The follicular phase usually accounts for the first half of your menstrual cycle, and lasts until ovulation occurs. As the name suggests, this is when the pituitary gland releases the follicle stimulating hormone (FSH), which prompts the ovary to produce a number of tiny follicles, each of which houses an immature egg. Typically, around day 10, one of the eggs matures. In this phase oestrogen levels start to rise, to help the womb lining start to grow. All this is generally good news for your skin, which should start to become clearer and less oily. Day eight to 14 of your cycle is usually when your complexion is at its best, with a natural healthy glow.
During this phase, choose products that will maximise your radiance: vitamin C formulations are an excellent option. We recommend The Organic Pharmacy’s Antioxidant Face Serum. This silky, vitamin-rich formula incorporates rose hip, carrot and MSM, to deliver intense rejuvenation, tone and plump skin, and boost luminosity.
What Happens To My Skin During Ovulation?
The skin-friendly follicular phase ends when ovulation (the release of a mature egg) takes place. This usually happens two weeks before menstruation starts again. Oestrogen levels peak, and luteinising hormone (LH) levels also rise rapidly. From now on, it’s common for skin to become oily again, and pores may appear more noticeable. Cleanse thoroughly, twice a day, to keep them clear. Mask treatments are also worth considering during this time of the month.
We like SkinCeuticals’ Clarifying Clay Masque – a deep-cleansing but non-drying formulation that uses a combination of Kaolin and Bentonite clays to draw out impurities, unblock pores and remove excess oil. Ideal for oily and combination skin, it doesn’t ‘set’ hard the way some clay masks do, and is easily removed with warm water to leave skin soft, clean and clear.
Why Do I Get Spots Before My Period?
The final phase of the menstrual cycle is the luteal phase. After ovulation, the egg travels towards the womb. This is when the body produces more progesterone, to thicken the womb lining. However, elevated levels of progesterone can also lead to higher levels of sebum, which in turn can block pores and create the ideal environmental for bacteria to thrive. Oily skin, inflammation and acne breakouts are a common consequence, and often last until progesterone levels drop again, and your period begins.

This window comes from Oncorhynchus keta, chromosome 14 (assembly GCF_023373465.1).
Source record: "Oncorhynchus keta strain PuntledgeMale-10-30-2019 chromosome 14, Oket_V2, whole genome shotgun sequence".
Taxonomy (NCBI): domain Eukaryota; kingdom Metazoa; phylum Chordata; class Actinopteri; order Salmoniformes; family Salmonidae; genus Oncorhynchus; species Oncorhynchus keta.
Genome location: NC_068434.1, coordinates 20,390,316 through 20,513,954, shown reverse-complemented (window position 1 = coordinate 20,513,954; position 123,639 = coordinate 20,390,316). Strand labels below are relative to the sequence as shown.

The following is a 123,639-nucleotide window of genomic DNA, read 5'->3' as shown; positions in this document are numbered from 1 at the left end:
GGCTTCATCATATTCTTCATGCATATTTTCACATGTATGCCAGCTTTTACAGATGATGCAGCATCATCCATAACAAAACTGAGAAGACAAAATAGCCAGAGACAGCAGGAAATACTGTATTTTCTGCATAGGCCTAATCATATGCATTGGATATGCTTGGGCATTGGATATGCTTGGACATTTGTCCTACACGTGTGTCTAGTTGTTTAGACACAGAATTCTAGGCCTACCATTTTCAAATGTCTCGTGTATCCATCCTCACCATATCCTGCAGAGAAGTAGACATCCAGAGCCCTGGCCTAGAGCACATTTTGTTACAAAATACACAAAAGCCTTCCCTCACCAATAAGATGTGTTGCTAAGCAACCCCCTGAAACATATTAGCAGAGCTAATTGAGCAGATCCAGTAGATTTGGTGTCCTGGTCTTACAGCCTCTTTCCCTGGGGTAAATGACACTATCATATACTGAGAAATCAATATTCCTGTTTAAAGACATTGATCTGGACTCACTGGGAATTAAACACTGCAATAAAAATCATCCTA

Products containing salicylic and glycolic acid are your go-to ingredients during this phase, as they help to control excess oil levels and keep skin clear. Look out for them in all sorts of cleansers and other resurfacing formulations. Specialist spot treatments can also offer a swift, targeted solution for breakout-prone skin: try Medik8’s Blemish SOS. Featuring salicyclic acid and niacinamide, this dual-action gel clears pores and calms inflammation to visibly reduce breakouts in just 24 hours. It’s quick-drying, invisible, and can be used on its own or underneath makeup.
If your monthly breakouts are severe and/or do not improve throughout your cycle, there are a variety of in-clinic treatments that could help, including Chemical Peels, HydraFacial or Isolaz. For the best results, always choose a reputable clinic, and book a consultation with a specialist nurse or dermatologist before embarking on any treatment programme.